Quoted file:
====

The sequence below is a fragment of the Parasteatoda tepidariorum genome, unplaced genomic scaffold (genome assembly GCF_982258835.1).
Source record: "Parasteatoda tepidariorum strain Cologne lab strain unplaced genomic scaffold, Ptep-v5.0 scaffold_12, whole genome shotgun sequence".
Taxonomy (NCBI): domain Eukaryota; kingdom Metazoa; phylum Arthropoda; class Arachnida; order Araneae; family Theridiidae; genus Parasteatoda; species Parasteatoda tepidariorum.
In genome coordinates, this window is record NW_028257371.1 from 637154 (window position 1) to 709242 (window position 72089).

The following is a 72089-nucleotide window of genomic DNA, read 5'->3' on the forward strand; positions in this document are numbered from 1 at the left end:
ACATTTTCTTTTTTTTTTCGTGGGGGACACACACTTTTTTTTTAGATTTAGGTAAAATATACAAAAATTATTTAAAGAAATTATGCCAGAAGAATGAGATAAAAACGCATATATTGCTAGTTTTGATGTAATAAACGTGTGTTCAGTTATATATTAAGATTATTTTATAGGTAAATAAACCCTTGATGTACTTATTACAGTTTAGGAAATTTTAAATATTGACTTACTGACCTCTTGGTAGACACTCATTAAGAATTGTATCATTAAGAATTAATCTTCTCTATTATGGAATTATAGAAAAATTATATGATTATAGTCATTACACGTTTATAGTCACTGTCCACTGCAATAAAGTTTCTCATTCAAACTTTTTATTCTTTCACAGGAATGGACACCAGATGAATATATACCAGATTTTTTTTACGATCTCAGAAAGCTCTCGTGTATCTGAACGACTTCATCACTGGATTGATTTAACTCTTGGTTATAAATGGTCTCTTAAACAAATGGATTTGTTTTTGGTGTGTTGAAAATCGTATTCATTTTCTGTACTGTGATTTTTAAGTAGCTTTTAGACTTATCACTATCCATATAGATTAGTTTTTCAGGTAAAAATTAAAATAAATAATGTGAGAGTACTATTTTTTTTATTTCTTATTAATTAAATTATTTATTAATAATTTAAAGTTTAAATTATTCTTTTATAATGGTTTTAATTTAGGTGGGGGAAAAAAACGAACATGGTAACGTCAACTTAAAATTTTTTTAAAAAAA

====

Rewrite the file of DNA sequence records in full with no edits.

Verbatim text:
The sequence below is a fragment of the Parasteatoda tepidariorum genome, unplaced genomic scaffold (genome assembly GCF_982258835.1).
Source record: "Parasteatoda tepidariorum strain Cologne lab strain unplaced genomic scaffold, Ptep-v5.0 scaffold_12, whole genome shotgun sequence".
Taxonomy (NCBI): domain Eukaryota; kingdom Metazoa; phylum Arthropoda; class Arachnida; order Araneae; family Theridiidae; genus Parasteatoda; species Parasteatoda tepidariorum.
In genome coordinates, this window is record NW_028257371.1 from 637154 (window position 1) to 709242 (window position 72089).

The following is a 72089-nucleotide window of genomic DNA, read 5'->3' on the forward strand; positions in this document are numbered from 1 at the left end:
ACATTTTCTTTTTTTTTTCGTGGGGGACACACACTTTTTTTTTAGATTTAGGTAAAATATACAAAAATTATTTAAAGAAATTATGCCAGAAGAATGAGATAAAAACGCATATATTGCTAGTTTTGATGTAATAAACGTGTGTTCAGTTATATATTAAGATTATTTTATAGGTAAATAAACCCTTGATGTACTTATTACAGTTTAGGAAATTTTAAATATTGACTTACTGACCTCTTGGTAGACACTCATTAAGAATTGTATCATTAAGAATTAATCTTCTCTATTATGGAATTATAGAAAAATTATATGATTATAGTCATTACACGTTTATAGTCACTGTCCACTGCAATAAAGTTTCTCATTCAAACTTTTTATTCTTTCACAGGAATGGACACCAGATGAATATATACCAGATTTTTTTTACGATCTCAGAAAGCTCTCGTGTATCTGAACGACTTCATCACTGGATTGATTTAACTCTTGGTTATAAATGGTCTCTTAAACAAATGGATTTGTTTTTGGTGTGTTGAAAATCGTATTCATTTTCTGTACTGTGATTTTTAAGTAGCTTTTAGACTTATCACTATCCATATAGATTAGTTTTTCAGGTAAAAATTAAAATAAATAATGTGAGAGTACTATTTTTTTTATTTCTTATTAATTAAATTATTTATTAATAATTTAAAGTTTAAATTATTCTTTTATAATGGTTTTAATTTAGGTGGGGGAAAAAAACGAACATGGTAACGTCAACTTAAAATTTTTTTAAAAAAA